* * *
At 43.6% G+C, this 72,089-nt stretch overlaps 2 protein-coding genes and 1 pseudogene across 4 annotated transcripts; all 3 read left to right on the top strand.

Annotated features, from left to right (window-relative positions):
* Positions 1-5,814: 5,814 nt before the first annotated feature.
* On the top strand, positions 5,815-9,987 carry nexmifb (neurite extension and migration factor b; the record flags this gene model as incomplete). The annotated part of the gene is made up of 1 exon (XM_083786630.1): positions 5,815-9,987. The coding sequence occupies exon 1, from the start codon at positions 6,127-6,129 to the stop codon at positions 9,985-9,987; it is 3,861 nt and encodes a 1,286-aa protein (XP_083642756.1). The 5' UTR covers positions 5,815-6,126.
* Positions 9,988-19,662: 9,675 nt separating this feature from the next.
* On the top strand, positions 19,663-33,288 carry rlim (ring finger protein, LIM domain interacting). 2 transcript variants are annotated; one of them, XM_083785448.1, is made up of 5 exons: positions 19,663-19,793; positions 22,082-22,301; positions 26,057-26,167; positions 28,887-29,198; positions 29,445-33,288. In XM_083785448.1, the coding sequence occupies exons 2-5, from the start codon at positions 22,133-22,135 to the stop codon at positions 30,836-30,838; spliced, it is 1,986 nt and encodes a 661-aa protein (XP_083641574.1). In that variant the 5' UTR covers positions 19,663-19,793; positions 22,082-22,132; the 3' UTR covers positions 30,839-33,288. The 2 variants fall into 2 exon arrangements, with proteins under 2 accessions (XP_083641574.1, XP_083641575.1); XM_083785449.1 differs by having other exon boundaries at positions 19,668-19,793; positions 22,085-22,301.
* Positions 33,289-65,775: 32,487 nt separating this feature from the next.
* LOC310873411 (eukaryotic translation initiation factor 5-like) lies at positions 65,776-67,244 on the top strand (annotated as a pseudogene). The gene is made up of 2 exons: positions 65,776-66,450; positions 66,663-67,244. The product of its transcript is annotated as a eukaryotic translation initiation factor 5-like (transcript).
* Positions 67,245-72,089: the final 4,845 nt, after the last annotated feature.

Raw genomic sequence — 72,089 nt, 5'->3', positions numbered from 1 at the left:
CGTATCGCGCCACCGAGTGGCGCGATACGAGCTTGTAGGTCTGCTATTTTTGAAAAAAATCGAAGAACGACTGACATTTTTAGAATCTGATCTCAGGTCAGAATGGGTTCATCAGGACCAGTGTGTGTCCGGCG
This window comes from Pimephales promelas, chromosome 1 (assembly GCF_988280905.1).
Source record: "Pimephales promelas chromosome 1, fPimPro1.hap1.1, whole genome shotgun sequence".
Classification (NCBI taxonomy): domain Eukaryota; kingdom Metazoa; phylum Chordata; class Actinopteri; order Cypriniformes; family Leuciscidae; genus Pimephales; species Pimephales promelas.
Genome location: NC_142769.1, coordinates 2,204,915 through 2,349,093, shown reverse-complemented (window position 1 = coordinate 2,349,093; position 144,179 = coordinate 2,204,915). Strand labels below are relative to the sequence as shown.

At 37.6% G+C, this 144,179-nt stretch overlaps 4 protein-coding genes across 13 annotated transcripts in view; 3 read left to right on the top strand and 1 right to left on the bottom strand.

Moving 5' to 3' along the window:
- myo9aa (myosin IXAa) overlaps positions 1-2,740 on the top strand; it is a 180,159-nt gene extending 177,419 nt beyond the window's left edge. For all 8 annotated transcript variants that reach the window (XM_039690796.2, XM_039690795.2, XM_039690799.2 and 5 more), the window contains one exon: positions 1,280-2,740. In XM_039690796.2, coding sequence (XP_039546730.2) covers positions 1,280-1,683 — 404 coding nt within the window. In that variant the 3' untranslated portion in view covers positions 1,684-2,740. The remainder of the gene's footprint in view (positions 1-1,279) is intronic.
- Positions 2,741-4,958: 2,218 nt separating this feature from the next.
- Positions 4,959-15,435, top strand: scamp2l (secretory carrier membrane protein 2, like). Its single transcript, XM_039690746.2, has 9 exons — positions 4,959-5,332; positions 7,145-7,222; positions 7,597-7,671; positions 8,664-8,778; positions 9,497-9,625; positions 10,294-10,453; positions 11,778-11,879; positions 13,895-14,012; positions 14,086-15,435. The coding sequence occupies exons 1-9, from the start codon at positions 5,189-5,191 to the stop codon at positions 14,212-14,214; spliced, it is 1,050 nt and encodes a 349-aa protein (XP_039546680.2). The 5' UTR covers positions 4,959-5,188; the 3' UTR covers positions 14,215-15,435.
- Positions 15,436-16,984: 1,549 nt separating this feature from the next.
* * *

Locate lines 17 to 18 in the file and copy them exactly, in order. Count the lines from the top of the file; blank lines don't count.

Moving 5' to 3' along the window:
- myo9aa (myosin IXAa) overlaps positions 1-2,740 on the top strand; it is a 180,159-nt gene extending 177,419 nt beyond the window's left edge. For all 8 annotated transcript variants that reach the window (XM_039690796.2, XM_039690795.2, XM_039690799.2 and 5 more), the window contains one exon: positions 1,280-2,740. In XM_039690796.2, coding sequence (XP_039546730.2) covers positions 1,280-1,683 — 404 coding nt within the window. In that variant the 3' untranslated portion in view covers positions 1,684-2,740. The remainder of the gene's footprint in view (positions 1-1,279) is intronic.